Introductory Chemistry: A Foundation - Zumdahl S.S., DeCoste D.J. 2019
Chemistry: An Introduction
· To develop successful strategies for learning chemistry.
Chemistry courses have a universal reputation for being difficult. There are some good reasons for this. For one thing, the language of chemistry is unfamiliar in the beginning; many terms and definitions need to be memorized. As with any language, you must know the vocabulary before you can communicate effectively. We will try to help you by pointing out those things that need to be memorized.
But memorization is only the beginning. Don’t stop there or your experience with chemistry will be frustrating. Be willing to do some thinking, and learn to trust yourself to figure things out. To solve a typical chemistry problem, you must sort through the given information and decide what is really crucial.
It is important to realize that chemical systems tend to be complicated—there are typically many components—and we must make approximations in describing them. Therefore, trial and error play a major role in solving chemical problems. In tackling a complicated system, a practicing chemist really does not expect to be right the first time he or she analyzes the problem. The usual practice is to make several simplifying assumptions and then give it a try. If the answer obtained doesn’t make sense, the chemist adjusts the assumptions, using feedback from the first attempt, and tries again. The point is this: in dealing with chemical systems, do not expect to understand immediately everything that is going on. In fact, it is typical (even for an experienced chemist) not to understand at first. Make an attempt to solve the problem and then analyze the feedback. It is no disaster to make a mistake as long as you learn from it.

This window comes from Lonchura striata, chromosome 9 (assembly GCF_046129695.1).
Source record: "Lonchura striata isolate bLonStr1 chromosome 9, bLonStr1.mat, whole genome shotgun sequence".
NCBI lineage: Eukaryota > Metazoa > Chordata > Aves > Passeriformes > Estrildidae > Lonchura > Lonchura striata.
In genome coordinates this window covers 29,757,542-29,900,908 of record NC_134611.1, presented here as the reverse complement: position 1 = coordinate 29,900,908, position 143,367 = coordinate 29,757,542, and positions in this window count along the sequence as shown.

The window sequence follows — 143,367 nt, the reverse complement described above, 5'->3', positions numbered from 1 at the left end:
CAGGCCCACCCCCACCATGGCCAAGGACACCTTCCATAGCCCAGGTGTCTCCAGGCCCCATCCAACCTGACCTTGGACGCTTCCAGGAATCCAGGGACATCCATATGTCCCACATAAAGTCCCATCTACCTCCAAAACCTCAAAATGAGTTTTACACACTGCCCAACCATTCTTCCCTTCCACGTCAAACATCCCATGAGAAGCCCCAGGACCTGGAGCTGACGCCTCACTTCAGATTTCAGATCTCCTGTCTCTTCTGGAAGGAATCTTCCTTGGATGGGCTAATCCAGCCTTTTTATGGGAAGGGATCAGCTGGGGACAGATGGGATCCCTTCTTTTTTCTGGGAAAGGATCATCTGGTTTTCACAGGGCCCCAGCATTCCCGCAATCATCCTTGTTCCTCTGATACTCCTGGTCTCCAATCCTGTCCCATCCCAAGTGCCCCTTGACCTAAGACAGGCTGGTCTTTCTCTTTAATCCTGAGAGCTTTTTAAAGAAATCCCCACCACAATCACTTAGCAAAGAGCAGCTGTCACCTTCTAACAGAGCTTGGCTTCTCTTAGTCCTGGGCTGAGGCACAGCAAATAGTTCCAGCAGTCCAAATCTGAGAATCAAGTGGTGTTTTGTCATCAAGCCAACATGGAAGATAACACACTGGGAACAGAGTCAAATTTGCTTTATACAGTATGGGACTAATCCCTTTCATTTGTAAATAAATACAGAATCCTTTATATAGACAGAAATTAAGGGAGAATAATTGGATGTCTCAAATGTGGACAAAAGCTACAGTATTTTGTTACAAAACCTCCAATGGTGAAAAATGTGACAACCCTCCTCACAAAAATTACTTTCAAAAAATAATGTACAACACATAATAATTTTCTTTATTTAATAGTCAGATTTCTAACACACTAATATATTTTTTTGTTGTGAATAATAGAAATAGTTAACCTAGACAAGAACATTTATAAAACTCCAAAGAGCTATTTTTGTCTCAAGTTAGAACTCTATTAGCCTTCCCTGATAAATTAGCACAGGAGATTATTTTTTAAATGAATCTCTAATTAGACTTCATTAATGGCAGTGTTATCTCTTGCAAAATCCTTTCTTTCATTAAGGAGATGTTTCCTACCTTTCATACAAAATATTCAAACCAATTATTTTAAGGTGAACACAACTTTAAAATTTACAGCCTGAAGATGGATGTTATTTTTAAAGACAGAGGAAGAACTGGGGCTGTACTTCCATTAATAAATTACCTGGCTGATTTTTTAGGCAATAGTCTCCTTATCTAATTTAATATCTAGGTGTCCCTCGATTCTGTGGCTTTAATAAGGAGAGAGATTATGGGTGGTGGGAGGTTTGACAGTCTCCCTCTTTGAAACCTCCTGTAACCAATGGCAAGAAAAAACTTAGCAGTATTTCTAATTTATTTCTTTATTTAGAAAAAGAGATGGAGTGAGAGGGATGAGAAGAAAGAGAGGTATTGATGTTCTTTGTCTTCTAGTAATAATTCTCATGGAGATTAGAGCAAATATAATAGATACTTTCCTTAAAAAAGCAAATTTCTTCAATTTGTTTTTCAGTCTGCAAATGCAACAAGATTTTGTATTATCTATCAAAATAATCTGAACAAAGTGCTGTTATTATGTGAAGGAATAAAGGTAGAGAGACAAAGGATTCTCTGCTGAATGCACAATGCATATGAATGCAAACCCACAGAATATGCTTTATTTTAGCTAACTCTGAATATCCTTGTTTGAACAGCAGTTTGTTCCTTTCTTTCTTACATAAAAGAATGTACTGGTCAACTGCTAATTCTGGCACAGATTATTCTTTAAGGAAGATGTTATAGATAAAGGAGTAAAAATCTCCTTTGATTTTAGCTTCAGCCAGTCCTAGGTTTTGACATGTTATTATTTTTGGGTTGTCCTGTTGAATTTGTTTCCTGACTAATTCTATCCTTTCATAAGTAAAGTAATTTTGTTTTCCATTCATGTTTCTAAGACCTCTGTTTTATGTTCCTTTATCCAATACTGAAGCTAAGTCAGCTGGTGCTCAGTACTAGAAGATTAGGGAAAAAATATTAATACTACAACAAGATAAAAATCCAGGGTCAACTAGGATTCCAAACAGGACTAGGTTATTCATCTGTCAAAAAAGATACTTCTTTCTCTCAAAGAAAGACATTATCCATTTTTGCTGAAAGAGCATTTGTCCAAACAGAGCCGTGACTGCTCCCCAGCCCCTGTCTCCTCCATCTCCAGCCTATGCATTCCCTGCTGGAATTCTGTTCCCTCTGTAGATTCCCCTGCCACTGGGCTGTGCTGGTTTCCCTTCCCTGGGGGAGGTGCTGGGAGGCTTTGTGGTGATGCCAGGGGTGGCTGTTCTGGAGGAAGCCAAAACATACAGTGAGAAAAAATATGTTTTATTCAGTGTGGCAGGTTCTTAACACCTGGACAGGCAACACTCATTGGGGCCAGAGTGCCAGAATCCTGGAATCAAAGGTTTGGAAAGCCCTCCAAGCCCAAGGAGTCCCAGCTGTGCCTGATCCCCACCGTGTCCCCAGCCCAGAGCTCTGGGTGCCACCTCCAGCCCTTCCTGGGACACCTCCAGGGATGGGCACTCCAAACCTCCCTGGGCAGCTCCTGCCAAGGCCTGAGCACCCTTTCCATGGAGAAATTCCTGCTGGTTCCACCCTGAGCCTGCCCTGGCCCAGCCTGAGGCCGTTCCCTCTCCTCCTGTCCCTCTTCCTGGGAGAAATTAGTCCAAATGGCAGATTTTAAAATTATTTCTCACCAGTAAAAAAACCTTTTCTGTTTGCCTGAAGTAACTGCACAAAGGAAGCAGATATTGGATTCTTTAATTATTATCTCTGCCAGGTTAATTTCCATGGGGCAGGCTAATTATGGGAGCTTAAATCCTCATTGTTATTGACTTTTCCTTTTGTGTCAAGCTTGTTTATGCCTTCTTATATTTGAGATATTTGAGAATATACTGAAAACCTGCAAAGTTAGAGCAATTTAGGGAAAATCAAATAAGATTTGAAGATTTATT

The only way to develop your confidence as a problem solver is to practice solving problems. To help you, this book contains examples worked out in detail. Follow these through carefully, making sure you understand each step. These examples are usually followed by a similar exercise (called a self-check exercise) that you should try on your own (detailed solutions of the self-check exercises are given at the end of each chapter). Use the self-check exercises to test whether you are understanding the material as you go along.
Chemistry in Focus Chemistry: An Important Component of Your Education
What is the purpose of education? Because you are spending considerable time, energy, and money to pursue an education, this is an important question.
Some people seem to equate education with the storage of facts in the brain. These people apparently believe that education simply means memorizing the answers to all of life’s present and future problems. Although this is clearly unreasonable, many students seem to behave as though this were their guiding principle. These students want to memorize lists of facts and to reproduce them on tests. They regard as unfair any exam questions that require some original thought or some processing of information. Indeed, it might be tempting to reduce education to a simple filling up with facts because that approach can produce short-term satisfaction for both student and teacher. And of course, storing facts in the brain is important. You cannot function without knowing that red means stop, electricity is hazardous, ice is slippery, and so on.